Hilen Godoy's digital sketches are a window into her intimate inner dialogues that she has with herself—along with microscopic views at the most nostalgic details. Godoy's use of vibrant primary colors and rough draft style make you feel included in her fuzzy mindspace, like you yourself were part of that particular memory.
When you lay your eyes on a Godoy artwork, what you're really looking at is an intimate reminiscence of her life. Which means collecting a Godoy is like pocketing one of her innermost memories. And that's what draws you in to want see and collect more.
🖼 view Hilen Godoy's art in the zonted genesis exhibition: https://www.cryptovoxels.com/play?coords=S@308E,583N,5U
How did you get into crypto (NFT) art?
It was in the middle of lockdown here in Argentina. At that time, I was working from my home for a little local photography studio and I wasn’t having a good time—more specifically I was working lots of hours and not getting paid a good income.
I talked with my friend Milton Sanz about it since we used to work together in an advertising agency some time ago. And it was at that time when he told me about cryptoart. He guided me and helped me comprehend all the little details of the different platforms.
I find it funny now because it took me a lot of time to understand what this world was. I was even scared or distrustful. Now I can’t thank Milton enough. It was a life changing presentation.
Were there any particular things that you were scared about the crypto art space? How'd you get over your fears?
I think my biggest fear was how to interact with people in other language that’s not my native one. Would they engage with me and my art?
And of course, I have a lot of insecurities especially as someone who has zero experience in a new field such as cryptocurrency. I eventually got over those fears by encouraging myself, knowing that I was giving my authentic self in those artworks, and reading and trying to learn about this world.
I’ve met a lot of amazing and nice people from all over the world in the process—artists & collectors—and it feels great to have taken that leap!
We saw that “Sin Miedo” came after you took a brief pause but now “you’re back for good”. Are you finally able to focus on art full time now? What were you doing before?
I’m really excited to tell you—and a little bit scared too, lol—that from now on I can focus on art full time. I’ve been working in the graphic design field for several years now, in different advertising agencies and design studios. I must say I’ve lost some interest in that matter.
Cryptoart gave me the chance to work on my illustrations, focus on art, and opened up this world of creation and freedom. So last month I became a 100% freelance illustrator, looking forward to focusing on cryptoart and art in general.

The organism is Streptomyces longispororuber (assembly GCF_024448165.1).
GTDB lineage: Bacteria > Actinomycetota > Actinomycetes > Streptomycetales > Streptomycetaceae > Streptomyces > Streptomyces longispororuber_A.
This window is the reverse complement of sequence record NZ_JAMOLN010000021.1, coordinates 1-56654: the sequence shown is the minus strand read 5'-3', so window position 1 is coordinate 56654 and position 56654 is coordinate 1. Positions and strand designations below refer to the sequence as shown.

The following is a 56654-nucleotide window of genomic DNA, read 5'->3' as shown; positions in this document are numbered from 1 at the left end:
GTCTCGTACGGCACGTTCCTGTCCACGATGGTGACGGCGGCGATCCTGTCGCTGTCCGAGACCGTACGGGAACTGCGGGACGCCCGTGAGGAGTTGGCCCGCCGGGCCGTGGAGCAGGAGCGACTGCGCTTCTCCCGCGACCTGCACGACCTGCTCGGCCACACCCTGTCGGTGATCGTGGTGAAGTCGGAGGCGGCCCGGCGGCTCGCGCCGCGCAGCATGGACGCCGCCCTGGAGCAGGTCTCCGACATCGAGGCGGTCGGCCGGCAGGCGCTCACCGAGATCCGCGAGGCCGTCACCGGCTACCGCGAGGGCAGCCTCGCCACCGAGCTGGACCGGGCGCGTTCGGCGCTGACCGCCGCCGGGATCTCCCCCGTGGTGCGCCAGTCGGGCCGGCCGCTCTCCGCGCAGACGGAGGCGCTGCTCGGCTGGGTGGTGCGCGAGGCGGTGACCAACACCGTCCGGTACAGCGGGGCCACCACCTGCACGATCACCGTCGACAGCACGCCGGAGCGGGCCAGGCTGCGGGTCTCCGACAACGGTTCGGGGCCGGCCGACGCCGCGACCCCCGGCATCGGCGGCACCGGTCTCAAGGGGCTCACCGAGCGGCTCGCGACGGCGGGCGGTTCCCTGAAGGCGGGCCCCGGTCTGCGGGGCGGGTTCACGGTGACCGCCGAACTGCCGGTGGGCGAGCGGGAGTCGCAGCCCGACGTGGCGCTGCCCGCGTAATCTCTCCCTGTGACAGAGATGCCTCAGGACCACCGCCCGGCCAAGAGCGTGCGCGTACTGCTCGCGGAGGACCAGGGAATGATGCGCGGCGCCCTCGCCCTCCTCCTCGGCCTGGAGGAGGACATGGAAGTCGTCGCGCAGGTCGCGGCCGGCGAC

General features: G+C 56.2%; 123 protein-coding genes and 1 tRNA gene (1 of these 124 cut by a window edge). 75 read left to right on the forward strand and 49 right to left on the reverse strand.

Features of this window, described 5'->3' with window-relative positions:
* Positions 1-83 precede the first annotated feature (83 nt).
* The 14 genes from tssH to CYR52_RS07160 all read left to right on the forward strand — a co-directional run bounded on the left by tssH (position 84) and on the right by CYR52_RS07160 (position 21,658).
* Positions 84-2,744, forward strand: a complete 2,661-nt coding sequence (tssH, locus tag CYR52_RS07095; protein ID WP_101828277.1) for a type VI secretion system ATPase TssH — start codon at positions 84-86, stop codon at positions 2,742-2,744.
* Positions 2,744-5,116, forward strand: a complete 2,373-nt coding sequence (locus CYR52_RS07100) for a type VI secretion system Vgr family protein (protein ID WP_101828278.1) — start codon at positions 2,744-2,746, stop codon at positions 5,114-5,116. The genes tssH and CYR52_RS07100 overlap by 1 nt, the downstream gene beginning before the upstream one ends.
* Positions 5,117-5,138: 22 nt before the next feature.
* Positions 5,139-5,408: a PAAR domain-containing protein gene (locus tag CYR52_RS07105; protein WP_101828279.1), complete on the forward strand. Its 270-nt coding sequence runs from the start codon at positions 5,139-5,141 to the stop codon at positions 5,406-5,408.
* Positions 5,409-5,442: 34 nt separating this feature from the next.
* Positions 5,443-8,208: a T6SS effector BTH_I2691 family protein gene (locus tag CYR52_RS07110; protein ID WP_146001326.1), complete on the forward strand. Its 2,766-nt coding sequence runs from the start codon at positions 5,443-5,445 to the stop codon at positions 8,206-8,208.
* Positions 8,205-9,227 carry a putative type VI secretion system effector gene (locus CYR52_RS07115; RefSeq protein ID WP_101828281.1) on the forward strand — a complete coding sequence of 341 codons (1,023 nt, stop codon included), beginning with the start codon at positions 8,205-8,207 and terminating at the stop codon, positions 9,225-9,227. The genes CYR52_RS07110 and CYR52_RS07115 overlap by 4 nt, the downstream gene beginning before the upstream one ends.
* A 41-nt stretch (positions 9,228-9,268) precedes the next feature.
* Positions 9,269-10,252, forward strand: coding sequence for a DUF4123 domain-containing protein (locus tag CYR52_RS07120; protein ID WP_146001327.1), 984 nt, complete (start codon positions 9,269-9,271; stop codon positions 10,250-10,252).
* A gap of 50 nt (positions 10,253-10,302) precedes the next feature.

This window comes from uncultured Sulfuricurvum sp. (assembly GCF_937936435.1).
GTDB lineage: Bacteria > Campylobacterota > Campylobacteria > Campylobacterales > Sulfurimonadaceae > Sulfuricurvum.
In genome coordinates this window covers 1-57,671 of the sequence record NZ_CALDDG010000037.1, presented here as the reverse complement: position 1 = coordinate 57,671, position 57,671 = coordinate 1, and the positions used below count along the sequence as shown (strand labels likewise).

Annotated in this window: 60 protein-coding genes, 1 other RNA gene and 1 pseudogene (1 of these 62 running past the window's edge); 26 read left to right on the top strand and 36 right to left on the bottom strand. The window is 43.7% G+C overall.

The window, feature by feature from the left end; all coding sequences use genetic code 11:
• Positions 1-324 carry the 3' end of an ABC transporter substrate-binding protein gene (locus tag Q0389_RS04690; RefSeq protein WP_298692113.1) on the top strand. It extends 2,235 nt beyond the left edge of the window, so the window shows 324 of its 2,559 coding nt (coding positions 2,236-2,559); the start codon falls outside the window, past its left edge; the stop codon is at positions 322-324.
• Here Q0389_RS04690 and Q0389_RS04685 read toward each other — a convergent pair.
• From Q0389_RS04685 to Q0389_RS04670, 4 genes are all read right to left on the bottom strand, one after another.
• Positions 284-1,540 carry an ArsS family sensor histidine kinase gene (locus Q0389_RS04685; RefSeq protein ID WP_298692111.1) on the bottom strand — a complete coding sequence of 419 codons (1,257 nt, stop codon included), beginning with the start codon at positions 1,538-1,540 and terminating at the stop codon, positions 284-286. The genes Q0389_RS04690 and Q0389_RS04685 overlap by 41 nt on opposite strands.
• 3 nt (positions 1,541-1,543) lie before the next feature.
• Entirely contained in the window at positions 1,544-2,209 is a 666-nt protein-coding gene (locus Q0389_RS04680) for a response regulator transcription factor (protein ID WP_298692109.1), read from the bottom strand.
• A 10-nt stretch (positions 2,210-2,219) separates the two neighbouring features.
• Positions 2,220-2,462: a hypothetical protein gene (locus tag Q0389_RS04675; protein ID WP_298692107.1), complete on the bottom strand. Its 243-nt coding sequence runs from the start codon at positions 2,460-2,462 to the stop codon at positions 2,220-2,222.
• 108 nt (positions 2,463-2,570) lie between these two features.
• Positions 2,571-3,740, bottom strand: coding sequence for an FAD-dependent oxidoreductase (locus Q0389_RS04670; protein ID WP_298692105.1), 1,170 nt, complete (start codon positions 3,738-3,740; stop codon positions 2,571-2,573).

Congrats! That's amazing news and we're really excited to hear that. What were your main hesitations and challenges that you were feeling before making the leap to full-time freelance illustrator?
Do you have reliable clients that are supporting you or other income sources while you make this transition?
Thank you! I think it just felt like something so new, so different to the traditional work methods and forms I was used to.
There’s this romanticized myth that artists have to ‘struggle’ in order to survive or things like that and I almost believed the myth. It took me some time to understand that it doesn’t have to be like that.
I wanted to make the transitions in baby steps to help me digest the transition to full-time freelance illustrator so I’ve stuck with some reliable clients. I also work on my personal pieces at the same time.
Hopefully someday those commissions won’t be needed :)
What inspires you to create art? Why?
I think the things that inspire me the most are my personal experiences, dialogues that are stuck in my head, words I heard that keep repeating, heartbreaks, images or objects I see on the streets, poetry and books.
I believe I become obsessed with these things, and art it’s kind of a cathartic method to release them from my head. I also have a hard time finding the words to express some things I really want to transmit, concepts and thinking sometimes download in a more abstract way in my head, like in pictures or images, so I found in illustration or art in general an easier way to communicate them.
What’s an ideal day look like for creating art? Do you find your work space and environment plays a significant role in your creativity?
The ideal days are the ones with no appointments or responsibilities towards others, where I can focus on what I want to develop and I can take the time to enjoy the process.
I think a work space and a good environment is key. And I believe having a tidy work space helps a lot to ease our minds and let the creativity flow. I'm lucky enough to live with my two cats in a really cool place with awesome sunsets. I’ve decorated my workspace so it feels like home and is a fun place to stay at the same time.
I must say I’m a little bit of a hermit, I really enjoy my work space that happens to be my living space too, so I barely go out lol.
You’ve come a long way from your interview with Intern Mag in 2018. Back then your “style” was more laissez faire and you mainly created stylograph illustrations depicting strong female characters. How would you say your artistic style has changed over the years?